Turkey Pleased by Improved Security Cooperation With Iran

Turkey Pleased by Improved Security Cooperation With IranTurkey Pleased by Improved Security Cooperation With Iran

Turkey's Prime Minister Binali Yildirim said his country welcomes a deepening engagement with Iran to address security challenges in the conflict-ridden region.

"Our security cooperation with Iran will expand and we are pleased with this [development]. Turkey-Iran cooperation can eliminate terrorism," Yildirim told a join presser with visiting Iranian Vice President Es'haq Jahangiri on Thursday.

The common stances of Iran and Turkey regarding Middle East issues and a joint initiative with Russia to end the Syria war have drawn Tehran and Ankara closer in the past few months.

They both opposed a controversial independence referendum held in the Kurdistan Region of neighboring Iraq on Sept. 25, which also drew widespread condemnation by the United Nations and some western powers over its possible adverse effects on a long-running campaign to end the reign of the self-styled Islamic State terrorist group in Iraq and Syria.

Yildirim denounced the secessionist move as a setback to ethnic unity in the region and called for its organizers to be removed from power, IRNA reported.

"Unfortunately, what transpired in the Iraqi Kurdistan region was not reflecting the expectations of Kurdish, Arab, Turkmen … and other ethnic groups in this region," he said.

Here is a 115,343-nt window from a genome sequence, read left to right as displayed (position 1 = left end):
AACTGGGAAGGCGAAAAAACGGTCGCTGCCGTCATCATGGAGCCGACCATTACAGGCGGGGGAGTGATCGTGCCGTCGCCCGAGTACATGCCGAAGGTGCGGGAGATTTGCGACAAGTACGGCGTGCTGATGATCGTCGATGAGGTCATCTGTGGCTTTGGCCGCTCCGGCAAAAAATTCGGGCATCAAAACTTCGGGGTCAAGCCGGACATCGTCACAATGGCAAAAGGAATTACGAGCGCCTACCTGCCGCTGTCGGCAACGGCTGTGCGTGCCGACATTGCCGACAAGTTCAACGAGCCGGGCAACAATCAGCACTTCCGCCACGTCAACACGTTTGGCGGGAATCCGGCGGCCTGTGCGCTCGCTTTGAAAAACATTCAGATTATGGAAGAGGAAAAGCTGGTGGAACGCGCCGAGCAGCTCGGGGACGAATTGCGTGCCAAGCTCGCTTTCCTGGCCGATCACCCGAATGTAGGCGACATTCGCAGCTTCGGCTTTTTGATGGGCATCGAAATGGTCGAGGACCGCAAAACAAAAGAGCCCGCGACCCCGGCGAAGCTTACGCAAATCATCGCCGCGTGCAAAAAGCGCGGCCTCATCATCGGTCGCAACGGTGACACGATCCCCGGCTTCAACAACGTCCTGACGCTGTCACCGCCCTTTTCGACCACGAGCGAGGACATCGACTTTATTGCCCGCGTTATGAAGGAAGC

"It was the outcome of the personal, ambitious aspirations of the officials in the Kurdistan region and given this, it seems impossible to allow people who are responsible for so many [unfortunate] things that stemmed from [the separatist move] to continue their rule."    

Tensions surrounding the vote died down last week after the Iraqi Army launched an operation and captured Kirkuk, in the heart of a major oil production region, without facing any resistance from Kurdish Peshmerga fighters.

Jahangiri highlighted the joint front forged by Iran and Turkey in support of the Baghdad government to thwart the Kurdish separatist attempt.

"The referendum was nipped in the bud after the areas liberated from Daesh [the Arabic acronym for IS] were retaken," the vice president said.

Kirkuk came under Kurdish control after IS overran northern Iraq in a 2014 lightning offensive and the Iraqi Army disintegrated.

"It is pointless to think that the territorial integrity of a great country like Iraq could be harmed because Iran, Turkey and other regional countries would always support Iraq's central government in preserving its integrity and sovereignty," Jahangiri said.

Tehran and Ankara have stepped up military relations as evidenced by recent reciprocal meetings held by Chairman of the General Staff of the Iranian Armed Forces Major General Mohammad Baqeri and his Turkish counterpart Hulusi Akar.

Adding to signs of expanded cooperation, a couple of days after Akar's trip, Turkish President Recep Tayyip Erdogan flew to Tehran, on Oct. 4, to confer on preparing a joint response to the Kurdish referendum and advance collaboration on Syria in meetings with the Leader of Islamic Revolution Ayatollah Seyyed Ali Khamenei and President Hassan Rouhani.

Yildirim said his discussions with Jahangiri also covered the trilateral Syria talks hosted by the Kazakh capital Astana and other regional and international issues, including the situations in Yemen and Palestine.

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